Year of Award


Document Type


Degree Type

Master of Science (MS)

Degree Name


Department or School/College

Department of Geography

Committee Chair

David Shively

Commitee Members

Anna Klene, Christopher Servheen


European brown bear habitat, northern Spain, Fragmentation, Connectivity


University of Montana

Subject Categories

Geographic Information Sciences | Physical and Environmental Geography | Remote Sensing


The European brown bear in northern Spain is considered to be an endangered species whose habitat has been fragmented into two subpopulations due to habitat loss and lack of connectivity. The importance of improving connectivity and preventing more habitat destruction is vital to recover the species in this region. This research looks at spatial and temporal variations of brown bear habitat by mapping the conditions of habitat fragmentation and potential connectivity at a regional extent. This research examines net changes of brown bear habitat fragmentation between 1990-2000, 2000-2006, and overall 1990-2006; and the degree of brown bear habitat connectivity between subpopulations and at a landscape level for 2006. The purpose of this research is to use fragmentation and connectivity geospatial tools to map the spatial relationships among habitat, potential linkages and barriers, and to identify gaps in managed habitats to assist with restoring habitat connectivity. Based on the fragmentation results, high fragmentation occurred in core habitat between 2000-2006. Habitat connectivity is a measure of how diverse the landscape is based on movement resistance and multiple pathways. It’s important to analyze connectivity at different scales to determine critical areas of concern. The results showed that connectivity is most constrained by human infrastructure, and this can be viewed as a challenge for brown bear recovery in the study area.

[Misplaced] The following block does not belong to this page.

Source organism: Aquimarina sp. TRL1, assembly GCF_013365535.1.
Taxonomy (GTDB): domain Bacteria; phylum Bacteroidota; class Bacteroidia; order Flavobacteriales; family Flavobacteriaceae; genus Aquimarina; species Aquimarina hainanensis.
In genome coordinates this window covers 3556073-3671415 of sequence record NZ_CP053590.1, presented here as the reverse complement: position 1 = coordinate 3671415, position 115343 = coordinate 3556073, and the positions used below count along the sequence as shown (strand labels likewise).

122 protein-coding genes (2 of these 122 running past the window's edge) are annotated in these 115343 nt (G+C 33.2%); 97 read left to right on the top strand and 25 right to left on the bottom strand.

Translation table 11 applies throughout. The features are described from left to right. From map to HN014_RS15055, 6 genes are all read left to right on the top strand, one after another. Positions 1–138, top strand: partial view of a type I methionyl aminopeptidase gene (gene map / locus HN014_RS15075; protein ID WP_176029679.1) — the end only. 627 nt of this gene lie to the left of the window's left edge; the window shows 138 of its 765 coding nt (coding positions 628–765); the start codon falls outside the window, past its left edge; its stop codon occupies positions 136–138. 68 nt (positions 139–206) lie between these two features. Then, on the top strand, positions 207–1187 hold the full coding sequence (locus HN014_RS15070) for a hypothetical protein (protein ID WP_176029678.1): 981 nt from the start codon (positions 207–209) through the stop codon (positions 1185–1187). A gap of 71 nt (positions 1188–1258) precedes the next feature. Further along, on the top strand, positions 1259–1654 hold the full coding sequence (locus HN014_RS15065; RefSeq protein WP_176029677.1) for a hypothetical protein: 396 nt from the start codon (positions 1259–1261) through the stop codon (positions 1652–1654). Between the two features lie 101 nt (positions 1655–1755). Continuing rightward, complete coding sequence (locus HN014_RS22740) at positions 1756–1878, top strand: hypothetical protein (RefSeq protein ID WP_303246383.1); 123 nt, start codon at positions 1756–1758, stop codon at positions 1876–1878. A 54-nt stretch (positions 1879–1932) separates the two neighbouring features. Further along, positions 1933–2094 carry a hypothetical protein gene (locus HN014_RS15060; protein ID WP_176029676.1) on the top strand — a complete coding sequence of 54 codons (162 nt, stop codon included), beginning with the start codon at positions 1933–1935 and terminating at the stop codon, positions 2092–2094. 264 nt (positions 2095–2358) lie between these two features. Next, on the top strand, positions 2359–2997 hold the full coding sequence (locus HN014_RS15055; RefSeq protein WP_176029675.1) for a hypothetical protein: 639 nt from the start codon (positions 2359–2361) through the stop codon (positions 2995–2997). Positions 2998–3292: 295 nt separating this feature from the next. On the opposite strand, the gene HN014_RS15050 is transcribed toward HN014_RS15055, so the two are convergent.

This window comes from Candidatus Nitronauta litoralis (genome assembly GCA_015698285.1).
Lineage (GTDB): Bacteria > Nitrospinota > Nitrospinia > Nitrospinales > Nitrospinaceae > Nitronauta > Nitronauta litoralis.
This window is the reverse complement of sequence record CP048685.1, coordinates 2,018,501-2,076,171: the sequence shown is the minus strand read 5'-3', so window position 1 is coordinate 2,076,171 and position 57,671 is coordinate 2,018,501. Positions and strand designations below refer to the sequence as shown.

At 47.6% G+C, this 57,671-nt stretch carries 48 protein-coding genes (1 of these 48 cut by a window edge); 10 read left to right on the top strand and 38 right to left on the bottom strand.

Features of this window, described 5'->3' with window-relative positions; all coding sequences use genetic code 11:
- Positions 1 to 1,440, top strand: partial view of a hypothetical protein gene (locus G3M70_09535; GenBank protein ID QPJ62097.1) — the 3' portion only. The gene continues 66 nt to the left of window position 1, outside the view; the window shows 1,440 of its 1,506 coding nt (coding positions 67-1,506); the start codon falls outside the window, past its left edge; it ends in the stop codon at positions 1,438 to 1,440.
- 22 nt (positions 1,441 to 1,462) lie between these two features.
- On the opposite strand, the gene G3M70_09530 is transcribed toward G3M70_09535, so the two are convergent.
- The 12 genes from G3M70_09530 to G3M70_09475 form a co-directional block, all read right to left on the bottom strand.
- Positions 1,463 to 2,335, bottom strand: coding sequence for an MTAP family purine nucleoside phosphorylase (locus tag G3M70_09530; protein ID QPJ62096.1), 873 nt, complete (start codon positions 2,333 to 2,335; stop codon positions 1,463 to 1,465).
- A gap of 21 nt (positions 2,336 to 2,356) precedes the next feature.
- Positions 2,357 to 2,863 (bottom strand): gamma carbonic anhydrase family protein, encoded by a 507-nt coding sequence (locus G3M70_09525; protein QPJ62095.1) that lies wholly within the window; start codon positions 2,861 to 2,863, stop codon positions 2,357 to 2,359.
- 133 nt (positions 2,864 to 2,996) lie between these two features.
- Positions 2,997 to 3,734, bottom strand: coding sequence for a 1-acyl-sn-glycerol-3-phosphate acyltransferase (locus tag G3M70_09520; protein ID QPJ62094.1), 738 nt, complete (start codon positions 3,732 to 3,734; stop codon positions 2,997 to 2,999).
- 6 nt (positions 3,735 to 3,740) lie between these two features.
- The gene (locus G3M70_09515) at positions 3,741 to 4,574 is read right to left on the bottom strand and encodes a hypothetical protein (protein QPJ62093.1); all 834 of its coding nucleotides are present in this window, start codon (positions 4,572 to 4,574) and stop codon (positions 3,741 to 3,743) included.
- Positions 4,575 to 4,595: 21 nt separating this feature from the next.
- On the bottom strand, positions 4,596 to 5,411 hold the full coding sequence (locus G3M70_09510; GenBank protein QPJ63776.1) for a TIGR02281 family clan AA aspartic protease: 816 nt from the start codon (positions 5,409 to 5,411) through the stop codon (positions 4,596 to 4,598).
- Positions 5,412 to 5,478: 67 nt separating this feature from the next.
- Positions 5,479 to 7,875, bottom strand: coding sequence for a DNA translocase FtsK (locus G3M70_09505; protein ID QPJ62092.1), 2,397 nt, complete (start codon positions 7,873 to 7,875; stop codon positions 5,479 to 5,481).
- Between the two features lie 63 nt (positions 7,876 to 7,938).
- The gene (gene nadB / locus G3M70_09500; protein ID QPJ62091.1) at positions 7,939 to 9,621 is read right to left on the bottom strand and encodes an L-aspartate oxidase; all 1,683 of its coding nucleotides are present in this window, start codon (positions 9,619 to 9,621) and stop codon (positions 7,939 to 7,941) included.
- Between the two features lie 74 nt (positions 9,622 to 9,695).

© Copyright 2015 Alma D. Pacheco